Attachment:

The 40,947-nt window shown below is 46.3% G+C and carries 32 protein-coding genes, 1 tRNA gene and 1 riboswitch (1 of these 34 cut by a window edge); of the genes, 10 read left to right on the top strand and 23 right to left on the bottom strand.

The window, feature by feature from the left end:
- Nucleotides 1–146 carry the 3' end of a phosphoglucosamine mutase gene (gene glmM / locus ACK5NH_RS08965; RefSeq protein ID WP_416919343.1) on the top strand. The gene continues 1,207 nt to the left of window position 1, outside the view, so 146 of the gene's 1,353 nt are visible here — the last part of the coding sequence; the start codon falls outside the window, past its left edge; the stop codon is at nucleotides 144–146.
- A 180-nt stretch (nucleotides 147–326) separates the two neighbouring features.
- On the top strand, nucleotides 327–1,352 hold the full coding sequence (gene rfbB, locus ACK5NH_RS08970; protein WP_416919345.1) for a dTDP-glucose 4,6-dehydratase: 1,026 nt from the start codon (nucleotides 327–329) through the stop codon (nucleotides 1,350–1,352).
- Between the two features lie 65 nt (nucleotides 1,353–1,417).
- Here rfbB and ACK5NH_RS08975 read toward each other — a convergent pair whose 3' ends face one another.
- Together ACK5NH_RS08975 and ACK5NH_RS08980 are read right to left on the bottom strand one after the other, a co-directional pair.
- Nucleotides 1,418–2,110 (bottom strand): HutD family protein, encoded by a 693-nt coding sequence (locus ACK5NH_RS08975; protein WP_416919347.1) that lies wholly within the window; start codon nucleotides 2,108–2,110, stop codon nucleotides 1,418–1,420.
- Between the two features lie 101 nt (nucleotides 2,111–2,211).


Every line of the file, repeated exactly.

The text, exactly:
The 40,947-nt window shown below is 46.3% G+C and carries 32 protein-coding genes, 1 tRNA gene and 1 riboswitch (1 of these 34 cut by a window edge); of the genes, 10 read left to right on the top strand and 23 right to left on the bottom strand.

The window, feature by feature from the left end:
- Nucleotides 1–146 carry the 3' end of a phosphoglucosamine mutase gene (gene glmM / locus ACK5NH_RS08965; RefSeq protein ID WP_416919343.1) on the top strand. The gene continues 1,207 nt to the left of window position 1, outside the view, so 146 of the gene's 1,353 nt are visible here — the last part of the coding sequence; the start codon falls outside the window, past its left edge; the stop codon is at nucleotides 144–146.
- A 180-nt stretch (nucleotides 147–326) separates the two neighbouring features.
- On the top strand, nucleotides 327–1,352 hold the full coding sequence (gene rfbB, locus ACK5NH_RS08970; protein WP_416919345.1) for a dTDP-glucose 4,6-dehydratase: 1,026 nt from the start codon (nucleotides 327–329) through the stop codon (nucleotides 1,350–1,352).
- Between the two features lie 65 nt (nucleotides 1,353–1,417).
- Here rfbB and ACK5NH_RS08975 read toward each other — a convergent pair whose 3' ends face one another.
- Together ACK5NH_RS08975 and ACK5NH_RS08980 are read right to left on the bottom strand one after the other, a co-directional pair.
- Nucleotides 1,418–2,110 (bottom strand): HutD family protein, encoded by a 693-nt coding sequence (locus ACK5NH_RS08975; protein WP_416919347.1) that lies wholly within the window; start codon nucleotides 2,108–2,110, stop codon nucleotides 1,418–1,420.
- Between the two features lie 101 nt (nucleotides 2,111–2,211).